Hispanics in Swing States Could Help Obama Get Reelected
Mitt Romney, the Republican nominee for president, has found it hard to find a way out of a big hole he dug with Hispanic voters. The hole may be so deep, it could cause him to lose the presidential election in November.
At the start of the primaries for the Republican Party, Romney was free of any problems with Hispanics. His public mentioning of immigration issues brought up memories of President George Bush who, during his presidential campaigns, received a larger share of the Hispanic vote than other past Republican candidates did.
He received close to 40% support in 2004 and that assured him of victories in swing states such as Colorado, Florida, New Mexico and Virginia. Being victorious in those same four states is equally crucial in this year’s election.
However, during the Republican primaries, Romney made sure everyone knew of his hard stance against illegal immigration. At the time, it was a necessary evil at the time when running against the other Republican Party candidates and the hard right members of his party were suspicious of the his record of being moderate while the Massachusetts’ governor.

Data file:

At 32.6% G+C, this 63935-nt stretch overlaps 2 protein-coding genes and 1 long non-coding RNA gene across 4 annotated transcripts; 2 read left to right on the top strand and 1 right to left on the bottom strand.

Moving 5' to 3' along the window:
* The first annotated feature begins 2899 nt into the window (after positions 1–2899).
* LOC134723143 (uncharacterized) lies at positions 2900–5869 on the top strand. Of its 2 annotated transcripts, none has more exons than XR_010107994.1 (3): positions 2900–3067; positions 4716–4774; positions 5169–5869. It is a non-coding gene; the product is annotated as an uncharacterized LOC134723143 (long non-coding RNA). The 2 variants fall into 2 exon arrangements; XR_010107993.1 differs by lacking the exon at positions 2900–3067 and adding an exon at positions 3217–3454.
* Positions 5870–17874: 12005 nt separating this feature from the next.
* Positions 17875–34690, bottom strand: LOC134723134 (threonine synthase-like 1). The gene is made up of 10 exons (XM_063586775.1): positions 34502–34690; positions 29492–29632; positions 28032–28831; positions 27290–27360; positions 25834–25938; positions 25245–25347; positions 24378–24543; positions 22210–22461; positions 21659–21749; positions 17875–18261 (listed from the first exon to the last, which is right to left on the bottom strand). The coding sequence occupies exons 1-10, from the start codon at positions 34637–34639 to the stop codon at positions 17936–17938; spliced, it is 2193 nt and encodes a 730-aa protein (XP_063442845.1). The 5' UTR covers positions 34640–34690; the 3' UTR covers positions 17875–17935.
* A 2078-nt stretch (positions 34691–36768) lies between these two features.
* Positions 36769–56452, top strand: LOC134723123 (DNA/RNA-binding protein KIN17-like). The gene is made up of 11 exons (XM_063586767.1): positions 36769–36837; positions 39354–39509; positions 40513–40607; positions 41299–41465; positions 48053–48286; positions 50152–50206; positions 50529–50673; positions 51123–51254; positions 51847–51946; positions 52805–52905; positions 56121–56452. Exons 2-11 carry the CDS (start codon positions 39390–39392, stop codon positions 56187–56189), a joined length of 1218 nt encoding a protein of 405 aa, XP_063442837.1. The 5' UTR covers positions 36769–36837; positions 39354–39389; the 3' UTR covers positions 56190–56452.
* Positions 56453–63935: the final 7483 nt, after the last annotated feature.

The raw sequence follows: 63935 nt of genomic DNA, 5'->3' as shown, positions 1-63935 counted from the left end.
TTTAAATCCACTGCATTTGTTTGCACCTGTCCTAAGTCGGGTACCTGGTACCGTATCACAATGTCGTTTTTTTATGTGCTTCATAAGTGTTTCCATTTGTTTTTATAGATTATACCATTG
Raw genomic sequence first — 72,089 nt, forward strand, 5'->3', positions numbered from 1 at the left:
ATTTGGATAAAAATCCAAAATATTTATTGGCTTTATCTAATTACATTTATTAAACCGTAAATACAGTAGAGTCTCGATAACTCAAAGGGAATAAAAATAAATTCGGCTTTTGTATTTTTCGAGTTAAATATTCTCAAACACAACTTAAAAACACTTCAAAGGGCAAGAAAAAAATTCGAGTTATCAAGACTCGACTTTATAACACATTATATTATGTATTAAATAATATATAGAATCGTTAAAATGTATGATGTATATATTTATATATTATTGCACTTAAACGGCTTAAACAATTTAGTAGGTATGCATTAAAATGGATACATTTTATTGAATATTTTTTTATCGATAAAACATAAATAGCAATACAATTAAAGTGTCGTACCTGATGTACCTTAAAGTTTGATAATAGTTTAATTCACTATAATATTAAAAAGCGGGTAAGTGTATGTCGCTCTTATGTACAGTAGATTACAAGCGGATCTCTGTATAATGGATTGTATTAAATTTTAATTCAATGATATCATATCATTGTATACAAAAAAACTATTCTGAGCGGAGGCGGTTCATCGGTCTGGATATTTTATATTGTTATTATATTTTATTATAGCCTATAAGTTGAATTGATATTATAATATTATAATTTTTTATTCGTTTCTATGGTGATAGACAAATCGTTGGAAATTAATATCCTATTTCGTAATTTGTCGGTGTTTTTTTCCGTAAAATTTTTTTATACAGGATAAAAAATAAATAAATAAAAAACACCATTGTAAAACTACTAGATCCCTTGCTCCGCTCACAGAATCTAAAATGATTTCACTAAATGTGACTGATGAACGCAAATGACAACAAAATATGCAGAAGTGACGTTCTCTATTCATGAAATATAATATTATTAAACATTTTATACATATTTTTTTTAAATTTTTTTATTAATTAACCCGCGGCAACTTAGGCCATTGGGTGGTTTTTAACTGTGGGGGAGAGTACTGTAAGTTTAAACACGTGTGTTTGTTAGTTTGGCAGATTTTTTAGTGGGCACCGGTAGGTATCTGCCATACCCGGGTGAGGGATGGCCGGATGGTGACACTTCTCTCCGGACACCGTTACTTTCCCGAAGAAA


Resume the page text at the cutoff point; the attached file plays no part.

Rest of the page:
He hit hard at supporters of the DREAM Act, he called for self-deportation by illegal immigrants, and that helped him go even further right of conservative rivals, which might very well have helped clinch the Republican nomination.
Of course now, that sort of tactic will not work. At this point of the campaign, immigration is talked about thanks to Obama’s change in policy to not deport young immigrants brought to the U.S. illegally at a young age by their parents.
Romney’s rating with Hispanics is 40 points lower than Obama’s. The campaign will soon turn to healthcare and the economy, but immigration and his poor showing with Hispanics could doom his election.